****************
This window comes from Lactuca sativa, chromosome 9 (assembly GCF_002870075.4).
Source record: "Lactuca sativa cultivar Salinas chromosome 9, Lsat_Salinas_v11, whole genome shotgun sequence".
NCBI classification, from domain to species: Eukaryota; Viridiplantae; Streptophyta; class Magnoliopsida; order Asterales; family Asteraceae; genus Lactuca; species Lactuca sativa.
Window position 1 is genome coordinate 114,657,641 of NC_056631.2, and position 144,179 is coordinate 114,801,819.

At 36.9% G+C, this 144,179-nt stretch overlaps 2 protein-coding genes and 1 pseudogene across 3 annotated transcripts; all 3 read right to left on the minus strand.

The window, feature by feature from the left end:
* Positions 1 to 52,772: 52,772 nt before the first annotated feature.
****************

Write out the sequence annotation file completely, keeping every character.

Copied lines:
This window comes from Lactuca sativa, chromosome 9 (assembly GCF_002870075.4).
Source record: "Lactuca sativa cultivar Salinas chromosome 9, Lsat_Salinas_v11, whole genome shotgun sequence".
NCBI classification, from domain to species: Eukaryota; Viridiplantae; Streptophyta; class Magnoliopsida; order Asterales; family Asteraceae; genus Lactuca; species Lactuca sativa.
Window position 1 is genome coordinate 114,657,641 of NC_056631.2, and position 144,179 is coordinate 114,801,819.

At 36.9% G+C, this 144,179-nt stretch overlaps 2 protein-coding genes and 1 pseudogene across 3 annotated transcripts; all 3 read right to left on the minus strand.

The window, feature by feature from the left end:
* Positions 1 to 52,772: 52,772 nt before the first annotated feature.